During my leadership class, we looked at cities thought of as well managed, like Portland, Ore., Austin, Texas, and others that have used smart growth or some variation of strategic planning to improve their residents' quality of life. Despite all of the positive aspects of the developments in those cities, at the end of the day, the means of achieving those conditions (like Lincoln's aggressive zoning and development laws) were dismissed as liberal ideas and therefore "not gonna happen" in Lafayette. In City-Parish President Joey Durel's words, parish-wide zoning is "â?¦ probably not even worth talking about." Therein lays the problem.
Dr. Kam Movassaghi said, "It takes leadership," and I agree with that, but not in the form of deciding to pay more taxes to improve our roads. I think it takes leadership to open your mind and use proven methods to solve public problems. If a private entity is denied a permit for a development because it would create additional demand where the infrastructure is already insufficient, wouldn't that be in the public's best interest? I realize private demand is often ahead of public investment in infrastructure. In such cases, there should be conditional approval to allow new developments but require private funding of infrastructure improvements as part of the new developments. Otherwise, it takes the political will to insist that new developments are made where the infrastructure exists to support it.
We have a consolidated government, with departments of traffic and transportation, public works, planning, zoning and codes, and they are all vital functions of government. Parish-wide zoning, a comprehensive land use plan or some type of master plan for "smart growth" is definitely worth talking about if infrastructure is considered a factor in our quality of life in Lafayette. We need to employ our public resources in ways that serve the public's best interest. Sometimes that may mean you have to say no to somebody's big money deal, or we can just learn to live with growing pains.
The Lafayette superintendent insists the budget is illegal and vows to fight on.
"I am not a scientist," Senate Republican Leader Mitch McConnell has said numerous times, a response that other members of his party have parroted.
Republicans are running strong races against endangered Democratic incumbents in states such as North Carolina, Colorado, Arkansas, Louisiana and Alaska. Republicans are also looking to replace retiring Democrats in Iowa and West Virginia with a GOP lawmaker.
Republican congressman Vance McAllister is trying to make up to Louisiana voters for getting too close to a married former employee.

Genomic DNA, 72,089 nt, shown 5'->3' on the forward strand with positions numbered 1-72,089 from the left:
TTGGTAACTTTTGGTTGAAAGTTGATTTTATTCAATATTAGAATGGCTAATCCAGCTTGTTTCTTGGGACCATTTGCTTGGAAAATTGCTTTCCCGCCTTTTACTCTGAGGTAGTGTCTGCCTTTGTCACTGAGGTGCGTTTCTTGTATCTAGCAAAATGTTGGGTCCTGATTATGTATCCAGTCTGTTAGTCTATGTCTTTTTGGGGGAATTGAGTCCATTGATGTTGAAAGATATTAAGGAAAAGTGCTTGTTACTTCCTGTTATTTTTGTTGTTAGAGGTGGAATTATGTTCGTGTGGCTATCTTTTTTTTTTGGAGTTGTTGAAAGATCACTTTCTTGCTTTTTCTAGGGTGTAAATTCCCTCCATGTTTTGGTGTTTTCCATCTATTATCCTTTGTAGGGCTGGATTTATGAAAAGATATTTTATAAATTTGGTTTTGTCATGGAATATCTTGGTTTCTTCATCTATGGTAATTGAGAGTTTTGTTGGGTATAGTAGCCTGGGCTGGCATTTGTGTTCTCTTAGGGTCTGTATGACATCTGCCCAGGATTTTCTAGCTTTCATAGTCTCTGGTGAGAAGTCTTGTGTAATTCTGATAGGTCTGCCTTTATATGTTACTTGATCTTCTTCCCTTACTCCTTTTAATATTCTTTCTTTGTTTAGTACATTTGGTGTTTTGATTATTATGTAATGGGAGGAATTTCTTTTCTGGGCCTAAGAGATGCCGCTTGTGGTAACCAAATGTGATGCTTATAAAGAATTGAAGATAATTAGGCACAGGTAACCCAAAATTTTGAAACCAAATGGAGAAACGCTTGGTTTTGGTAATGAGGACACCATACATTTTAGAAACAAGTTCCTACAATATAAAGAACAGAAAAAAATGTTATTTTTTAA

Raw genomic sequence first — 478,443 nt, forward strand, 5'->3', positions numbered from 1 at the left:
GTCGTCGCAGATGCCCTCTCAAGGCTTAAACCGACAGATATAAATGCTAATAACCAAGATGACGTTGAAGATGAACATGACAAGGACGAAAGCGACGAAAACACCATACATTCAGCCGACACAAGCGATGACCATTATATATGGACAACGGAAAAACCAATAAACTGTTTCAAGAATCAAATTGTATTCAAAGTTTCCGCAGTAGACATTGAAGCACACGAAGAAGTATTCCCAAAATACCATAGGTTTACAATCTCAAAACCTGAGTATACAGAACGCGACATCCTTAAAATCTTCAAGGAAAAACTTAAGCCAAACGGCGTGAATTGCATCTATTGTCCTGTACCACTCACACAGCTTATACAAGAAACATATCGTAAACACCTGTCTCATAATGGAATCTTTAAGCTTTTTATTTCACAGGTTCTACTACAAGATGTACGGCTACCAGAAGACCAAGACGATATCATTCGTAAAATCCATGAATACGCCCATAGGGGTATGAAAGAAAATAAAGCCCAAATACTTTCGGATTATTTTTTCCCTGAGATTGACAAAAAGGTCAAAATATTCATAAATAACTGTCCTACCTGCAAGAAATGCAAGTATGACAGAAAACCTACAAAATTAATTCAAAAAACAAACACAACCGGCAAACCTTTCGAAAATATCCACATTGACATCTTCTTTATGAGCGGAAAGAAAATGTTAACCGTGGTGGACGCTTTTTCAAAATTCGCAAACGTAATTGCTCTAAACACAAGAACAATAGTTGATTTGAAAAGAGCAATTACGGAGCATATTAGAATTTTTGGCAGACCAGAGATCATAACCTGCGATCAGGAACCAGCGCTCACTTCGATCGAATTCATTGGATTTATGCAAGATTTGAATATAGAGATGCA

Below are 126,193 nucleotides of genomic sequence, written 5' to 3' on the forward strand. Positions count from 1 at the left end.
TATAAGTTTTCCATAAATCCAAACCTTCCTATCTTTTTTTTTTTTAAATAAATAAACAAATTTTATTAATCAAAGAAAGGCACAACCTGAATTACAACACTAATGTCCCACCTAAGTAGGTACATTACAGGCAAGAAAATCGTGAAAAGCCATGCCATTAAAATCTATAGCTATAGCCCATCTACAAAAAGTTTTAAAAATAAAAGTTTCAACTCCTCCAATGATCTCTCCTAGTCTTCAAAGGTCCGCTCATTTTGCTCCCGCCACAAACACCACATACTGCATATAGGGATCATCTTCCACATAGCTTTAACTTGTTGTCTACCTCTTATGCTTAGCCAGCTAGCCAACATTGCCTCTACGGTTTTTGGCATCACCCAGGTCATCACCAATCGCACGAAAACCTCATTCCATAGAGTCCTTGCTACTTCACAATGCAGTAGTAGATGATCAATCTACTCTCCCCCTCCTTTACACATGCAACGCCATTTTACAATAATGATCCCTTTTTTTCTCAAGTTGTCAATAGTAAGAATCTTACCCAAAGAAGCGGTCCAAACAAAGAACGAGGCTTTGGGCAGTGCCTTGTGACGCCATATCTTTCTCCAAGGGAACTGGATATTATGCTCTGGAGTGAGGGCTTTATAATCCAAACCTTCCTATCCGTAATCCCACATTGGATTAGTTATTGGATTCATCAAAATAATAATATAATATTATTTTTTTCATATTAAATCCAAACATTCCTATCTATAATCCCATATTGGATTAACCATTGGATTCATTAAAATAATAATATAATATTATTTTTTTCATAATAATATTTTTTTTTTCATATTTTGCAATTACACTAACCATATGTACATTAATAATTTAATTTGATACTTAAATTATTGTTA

You may not like all of “it,” but U.S. Sen. Mary Landrieu, unlike many of her colleagues, isn't sitting around twiddling her thumbs in Congress.
Saints safety Kenny Vaccaro says he "can't wait" to play against Green Bay quarterback Aaron Rodgers.
The heat keeps rising for Iberia Parish Sheriff Louis Ackal as a new slate of corruption allegations surfaced this week.
If opposing defenses sell out to stop the Packers' passing game, they risk being gashed by powerful running back Eddie Lacy, a New Orleans-area native.
At the horn the officiating crew trotted to the tunnel and left security personnel to clean up after them.
Friday's Blogs from the Bog!
Sign "ninjas" cleaning up clutter; NYC doctor positive for Ebola; Ferguson grand jury decision nears; and more national and international news for Friday, October 24, 2014.
We can safely assume incumbent Chief K.P. Gibson isn’t too worried about this challenger.
Nationally, Republicans must gain six seats to win Senate control. The most competitive races, many in states where Obama lost in 2012, remain too close to call.
The Baton Rouge Republican has repeatedly battled a perception within his own party that he perhaps wasn't the best choice to carry the GOP banner.
Even if Jimmy Graham's production dips while the star tight end recovers from a shoulder injury, it looks like Drew Brees won't have much trouble finding other targets.
A former campaign manager for Senate candidate Rob Maness is striking at the Republican contender's tea party support, saying Maness only sought to appeal to conservative organizations because he needed money for his campaign.
Ninety-two percent of public school teachers were rated either effective or highly effective in a report the state issued marking the second year of a new statewide evaluation process.
School board members Mark Babineaux, Hunter Beasley and Tehmi Chassion can vote to fire Cooper — because we all know that’s exactly what they’ll do.
District 2 school board candidate Simon Mahan is hoping to unseat first-term incumbent and former Carencro Mayor Tommy Angelle in the Nov. 4 election.
District Attorney Mike Harson is showing his desperation by falsely attributing quotes to his opponent and blocking journalists from his social media.
The governor is traveling the country laying the groundwork for a possible 2016 presidential campaign, but his approval ratings at home hover well below 50 percent.
State District Judge Bob Downing extended the order and delayed a planned Wednesday hearing about a permanent injunction while negotiations continue between Attorney General Buddy Caldwell and the waste disposal site operator.
New Louisiana higher education commissioner Joseph Rallo will be paid more than his predecessor.
Elijah McGuire and Alonzo Harris each had four rushing touchdowns, and Louisiana-Lafayette rolled to 419 yards on the ground in a 55-40 victory over Arkansas State on Tuesday night.
Bill and Hillary Clinton are the validators-in-chief for Democrats struggling through a bleak campaign season in states where President Barack Obama is deeply unpopular.